Finally, Australia needs to better support the LGBTIQ refugees and people seeking asylum who are in Australia, including by funding dedicated LGBTIQ refugee support services and the LGBTIQ refugee peak body, Forcibly Displaced People Network (FDPN).

8. Supporting the Voice to Parliament at the upcoming referendum

Even after writing just that heading, I can already hear some people respond: ‘But that isn’t an LGBTIQ issue.’

Except that all LGBTIQA+ people living in Australia are either First Nations LGBTIQA+ people, including brotherboys and sistergirls, or non-Indigenous LGBTIQA+ people living on Aboriginal land.

Meaning all of us have an interest in supporting reconciliation and, in my personal view, the best chance we have of making progress on that in 2023 is by supporting the generous invitation extended by First Nations people through the Uluru Statement from the Heart, which includes commitments to the three inter-related pillars of Voice, Treaty and Truth.

The first step in making that happen is by campaigning, and voting, for a constitutionally-enshrined Voice when it is the subject of a referendum later this year.

LGBTIQA+ Australians, as the community most-recently subjected to a national public vote on our human rights, also have an intimate understanding of what it is like to be at the centre of this type of debate, including consistent attacks from extreme-right politicians and the Murdoch press.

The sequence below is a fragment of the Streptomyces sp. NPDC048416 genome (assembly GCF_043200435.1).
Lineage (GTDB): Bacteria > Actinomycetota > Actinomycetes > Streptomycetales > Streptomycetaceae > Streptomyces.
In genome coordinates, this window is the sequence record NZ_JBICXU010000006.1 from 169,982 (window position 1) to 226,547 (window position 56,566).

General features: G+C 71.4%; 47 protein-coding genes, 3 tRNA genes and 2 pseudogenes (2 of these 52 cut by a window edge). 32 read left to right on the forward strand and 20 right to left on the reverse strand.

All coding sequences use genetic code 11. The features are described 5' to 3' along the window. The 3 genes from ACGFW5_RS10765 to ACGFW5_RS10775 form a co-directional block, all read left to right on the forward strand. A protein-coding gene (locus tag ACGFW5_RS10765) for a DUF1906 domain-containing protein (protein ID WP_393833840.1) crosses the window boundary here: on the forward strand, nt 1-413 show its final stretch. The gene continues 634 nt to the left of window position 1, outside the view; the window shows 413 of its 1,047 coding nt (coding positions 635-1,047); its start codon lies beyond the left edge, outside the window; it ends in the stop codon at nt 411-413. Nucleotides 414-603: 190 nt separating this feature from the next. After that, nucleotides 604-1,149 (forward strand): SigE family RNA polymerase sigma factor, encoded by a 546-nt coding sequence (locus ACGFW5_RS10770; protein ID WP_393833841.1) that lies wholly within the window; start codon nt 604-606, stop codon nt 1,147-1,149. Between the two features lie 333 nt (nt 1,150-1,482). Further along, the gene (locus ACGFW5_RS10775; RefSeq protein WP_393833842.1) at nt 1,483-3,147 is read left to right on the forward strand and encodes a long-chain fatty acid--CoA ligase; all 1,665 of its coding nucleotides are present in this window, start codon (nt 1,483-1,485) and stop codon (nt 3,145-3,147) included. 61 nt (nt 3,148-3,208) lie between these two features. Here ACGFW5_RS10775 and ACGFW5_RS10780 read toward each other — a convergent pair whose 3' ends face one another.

My sincere hope is that many non-Indigenous LGBTIQA+ Australians demonstrate solidarity with LGBTIQA+ First Nations people, and Indigenous people more broadly, by supporting the Voice as it too is attacked by the same people who attacked us. In other words, Vote Yes.

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Where’s Our LGBTIQA+ Commissioner?

This week saw the 100-day milestone for the new Albanese Labor Government, with lots of attention on issues like climate change, a federal Independent Commission Against Corruption, a referendum to create a constitutionally-enshrined Voice to Parliament, and of course the Jobs and Skills Summit (which I have written about here, and here).

One issue that has received comparatively little focus, but which will be considered by the Senate next week (beginning 5 September), is the possible creation of a Commissioner for Lesbian, Gay, Bisexual, Transgender, Intersex, Queer and Asexual (LGBTIQA+) issues within the Australian Human Rights Commission (AHCR).